On this blog, we often talk about the environmental impacts of coal mining, but coal mining also destroys health, lives and communities. Yesterday’s blast in West Virginia is just the latest example — and it wasn’t the first for mine owner Massey Energy, either.
At about 3:00 PM yesterday afternoon, an explosion at Massey Energy’s sprawling Upper Big Branch mine took the lives of 25 miners, and rescue efforts are still underway to try and find 4 more miners who are unaccounted for.
The death toll at Upper Big Branch is the highest at a U.S. mine since 1984, when 27 people died in a fire at an Emery Mining Corp. mine in Utah. If the four missing miners can’t be rescued, this incident will be the deadliest U.S. mining accident since the 1970 explosion that killed 38 people at a Finley Coal Co. operation in Kentucky.
The cause of yesterday’s explosion is not entirely clear at this point, but most news reports are blaming an accumulation of methane gas. Federal records show that the particular seam of coal being worked on at the Upper Big Branch mine releases as much as 2 million cubic feet of methane every day.
Richmond, VA-based Massey Energy is among the nation’s top coal producers. The company produced 42.3 million tons of coal in 2005, and claims to have 2.2 billion tons of coal reserves in southern West Virginia, eastern Kentucky, southwest Virginia and Tennessee. But despite being one of the coal industry’s most profitable companies, Massey Energy has often failed to provide adequate safety measures for its workers.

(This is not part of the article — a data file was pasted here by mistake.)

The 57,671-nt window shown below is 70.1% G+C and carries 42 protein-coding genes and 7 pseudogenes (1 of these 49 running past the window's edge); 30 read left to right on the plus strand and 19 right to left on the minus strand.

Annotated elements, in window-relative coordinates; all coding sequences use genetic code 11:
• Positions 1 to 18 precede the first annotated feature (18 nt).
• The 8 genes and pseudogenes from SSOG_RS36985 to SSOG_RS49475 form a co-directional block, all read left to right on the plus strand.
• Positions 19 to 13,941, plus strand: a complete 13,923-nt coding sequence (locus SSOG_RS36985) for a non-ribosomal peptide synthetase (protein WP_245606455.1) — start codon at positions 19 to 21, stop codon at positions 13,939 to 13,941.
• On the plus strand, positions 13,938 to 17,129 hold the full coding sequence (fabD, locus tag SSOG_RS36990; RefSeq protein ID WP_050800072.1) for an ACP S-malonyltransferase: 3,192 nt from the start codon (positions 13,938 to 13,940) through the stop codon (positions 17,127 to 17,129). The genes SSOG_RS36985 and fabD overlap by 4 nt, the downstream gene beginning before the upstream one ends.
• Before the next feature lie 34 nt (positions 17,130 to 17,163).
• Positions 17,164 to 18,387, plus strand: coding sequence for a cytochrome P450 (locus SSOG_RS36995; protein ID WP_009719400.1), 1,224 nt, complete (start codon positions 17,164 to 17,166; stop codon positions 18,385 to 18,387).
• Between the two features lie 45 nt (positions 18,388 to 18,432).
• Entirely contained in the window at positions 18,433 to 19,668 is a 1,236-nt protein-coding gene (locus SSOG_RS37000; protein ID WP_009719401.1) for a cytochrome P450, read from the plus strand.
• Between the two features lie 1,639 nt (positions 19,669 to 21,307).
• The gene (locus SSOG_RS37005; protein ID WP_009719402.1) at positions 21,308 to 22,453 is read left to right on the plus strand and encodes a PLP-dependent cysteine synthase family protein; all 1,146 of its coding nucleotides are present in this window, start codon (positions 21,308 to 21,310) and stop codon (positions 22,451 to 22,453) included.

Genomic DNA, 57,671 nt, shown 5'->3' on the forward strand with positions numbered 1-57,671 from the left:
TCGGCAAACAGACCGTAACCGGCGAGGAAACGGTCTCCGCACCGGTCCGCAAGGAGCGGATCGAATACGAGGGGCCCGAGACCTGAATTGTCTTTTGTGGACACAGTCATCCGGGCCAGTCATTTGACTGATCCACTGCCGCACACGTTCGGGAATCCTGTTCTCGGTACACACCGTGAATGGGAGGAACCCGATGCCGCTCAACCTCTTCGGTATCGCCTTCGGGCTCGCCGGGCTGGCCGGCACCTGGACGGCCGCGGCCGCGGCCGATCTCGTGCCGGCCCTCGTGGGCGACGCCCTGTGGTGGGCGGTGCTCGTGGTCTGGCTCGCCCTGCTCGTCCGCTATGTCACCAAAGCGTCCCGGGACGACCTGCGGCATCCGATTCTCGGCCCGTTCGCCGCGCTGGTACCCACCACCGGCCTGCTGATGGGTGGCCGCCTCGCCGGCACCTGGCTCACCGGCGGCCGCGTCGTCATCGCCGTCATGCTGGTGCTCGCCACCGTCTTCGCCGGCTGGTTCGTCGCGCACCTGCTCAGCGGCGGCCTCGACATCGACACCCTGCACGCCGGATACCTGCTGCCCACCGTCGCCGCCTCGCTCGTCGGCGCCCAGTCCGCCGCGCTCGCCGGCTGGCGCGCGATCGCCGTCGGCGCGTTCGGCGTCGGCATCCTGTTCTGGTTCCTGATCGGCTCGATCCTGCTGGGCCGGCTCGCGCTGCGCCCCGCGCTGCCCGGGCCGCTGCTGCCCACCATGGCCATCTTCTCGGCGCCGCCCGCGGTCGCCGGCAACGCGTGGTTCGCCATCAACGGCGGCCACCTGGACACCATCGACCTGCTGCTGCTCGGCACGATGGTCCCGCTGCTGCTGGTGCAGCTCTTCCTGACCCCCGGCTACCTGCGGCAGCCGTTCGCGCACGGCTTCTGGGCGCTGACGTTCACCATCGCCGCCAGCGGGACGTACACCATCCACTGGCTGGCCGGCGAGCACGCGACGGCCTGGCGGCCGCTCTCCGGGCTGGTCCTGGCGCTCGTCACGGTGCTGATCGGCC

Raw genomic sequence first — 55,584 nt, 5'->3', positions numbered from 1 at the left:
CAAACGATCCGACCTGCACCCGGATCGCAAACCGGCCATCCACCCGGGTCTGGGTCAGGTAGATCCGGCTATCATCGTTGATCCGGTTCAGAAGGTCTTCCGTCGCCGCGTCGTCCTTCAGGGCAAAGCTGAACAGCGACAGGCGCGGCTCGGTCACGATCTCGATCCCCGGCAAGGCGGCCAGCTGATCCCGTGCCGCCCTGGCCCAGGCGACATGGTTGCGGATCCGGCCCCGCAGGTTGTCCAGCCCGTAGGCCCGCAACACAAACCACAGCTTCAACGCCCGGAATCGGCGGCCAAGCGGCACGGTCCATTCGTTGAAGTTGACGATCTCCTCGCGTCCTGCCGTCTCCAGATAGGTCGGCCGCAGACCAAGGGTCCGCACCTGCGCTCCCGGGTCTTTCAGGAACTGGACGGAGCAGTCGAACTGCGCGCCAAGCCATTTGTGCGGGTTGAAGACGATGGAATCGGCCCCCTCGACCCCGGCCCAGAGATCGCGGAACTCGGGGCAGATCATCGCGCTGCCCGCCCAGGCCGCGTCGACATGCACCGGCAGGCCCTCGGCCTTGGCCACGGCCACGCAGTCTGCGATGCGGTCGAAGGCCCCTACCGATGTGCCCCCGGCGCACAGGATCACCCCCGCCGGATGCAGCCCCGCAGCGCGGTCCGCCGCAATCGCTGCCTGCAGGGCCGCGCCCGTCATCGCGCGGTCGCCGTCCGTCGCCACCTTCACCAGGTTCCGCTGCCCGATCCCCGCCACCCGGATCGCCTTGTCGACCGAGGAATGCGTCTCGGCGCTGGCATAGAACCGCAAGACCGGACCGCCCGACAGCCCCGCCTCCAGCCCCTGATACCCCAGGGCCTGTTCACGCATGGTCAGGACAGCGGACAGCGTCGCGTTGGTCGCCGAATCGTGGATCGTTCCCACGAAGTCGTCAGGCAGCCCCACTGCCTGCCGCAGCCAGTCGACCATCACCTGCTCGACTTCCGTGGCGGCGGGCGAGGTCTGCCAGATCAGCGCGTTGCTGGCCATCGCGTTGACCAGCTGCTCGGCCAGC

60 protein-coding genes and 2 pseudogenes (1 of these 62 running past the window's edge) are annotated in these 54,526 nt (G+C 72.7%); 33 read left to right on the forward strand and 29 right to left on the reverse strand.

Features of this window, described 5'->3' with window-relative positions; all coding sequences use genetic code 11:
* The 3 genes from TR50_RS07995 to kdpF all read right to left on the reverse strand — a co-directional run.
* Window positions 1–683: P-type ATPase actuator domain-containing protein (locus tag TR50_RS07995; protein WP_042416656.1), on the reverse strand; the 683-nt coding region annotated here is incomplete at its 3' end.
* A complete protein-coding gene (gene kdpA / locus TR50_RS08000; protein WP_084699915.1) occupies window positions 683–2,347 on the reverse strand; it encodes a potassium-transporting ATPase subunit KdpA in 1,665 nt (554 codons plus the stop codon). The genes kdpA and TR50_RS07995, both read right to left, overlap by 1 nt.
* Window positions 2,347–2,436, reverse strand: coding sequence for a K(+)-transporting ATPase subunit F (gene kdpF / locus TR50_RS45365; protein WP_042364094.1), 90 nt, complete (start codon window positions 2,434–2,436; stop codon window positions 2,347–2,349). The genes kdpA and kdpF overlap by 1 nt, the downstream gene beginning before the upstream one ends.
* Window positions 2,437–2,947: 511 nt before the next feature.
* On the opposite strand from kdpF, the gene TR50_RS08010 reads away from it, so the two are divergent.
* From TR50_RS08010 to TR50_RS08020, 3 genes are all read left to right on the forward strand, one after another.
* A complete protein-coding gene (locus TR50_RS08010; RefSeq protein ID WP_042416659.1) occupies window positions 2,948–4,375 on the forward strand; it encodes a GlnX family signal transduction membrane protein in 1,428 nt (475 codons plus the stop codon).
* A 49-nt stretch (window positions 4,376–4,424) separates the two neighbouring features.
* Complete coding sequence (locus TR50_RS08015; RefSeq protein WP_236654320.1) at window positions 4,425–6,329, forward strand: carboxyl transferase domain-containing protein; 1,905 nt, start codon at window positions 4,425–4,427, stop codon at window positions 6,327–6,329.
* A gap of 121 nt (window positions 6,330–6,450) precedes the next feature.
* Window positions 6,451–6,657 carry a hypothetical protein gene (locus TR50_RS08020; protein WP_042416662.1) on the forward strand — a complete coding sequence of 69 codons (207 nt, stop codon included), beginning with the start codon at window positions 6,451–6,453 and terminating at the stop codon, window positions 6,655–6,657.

In the past year alone, federal inspectors have fined Massey Energy for more than $382,000 for repeated “serious” violations involving its ventilation plan and equipment at Upper Big Branch. The Upper Big Branch mine has had three other deaths in the last 12 years. As some quick math will tell you, the fines simply aren’t tough enough to deter companies from cutting corners on safety.
In 2006, two miners died in a fire at Massey’s Aracoma Mine after CEO Don Blankenship personally intervened to suspend company safety policy at the mine and ordered managers to “run coal.” Massey was fined a record $1.5 million for 25 separate safety violations as a result of that tragedy, and later settled a lawsuit for $2.5 million.
In the pursuit of ever-greater personal wealth, robber barons like Blankenship are as careless about ensuring the safety of their employees as they are about protecting the planet and ecosystems. So as much as we talk about regulations to limit the environmental destructiveness of mining and burning coal, perhaps we need to focus on new regulations to protect the lives of coal miners as well. The energy revolution is coming — indeed, the dangerous conditions and low pay of coal mining are a case for, not against, clean energy. But in the meantime, coal workers still deserve to be protected.
Turns out Rep. Nick Rahall (D-W.V.) is already there. According to the Associated Press, Rahall has pledged a congressional hearing on the explosion, saying, “If we need new laws, then let’s go for it… Every mine safety law on the books has been written with coal miners’ blood, following some tragedy.”
Image credit: NIOSH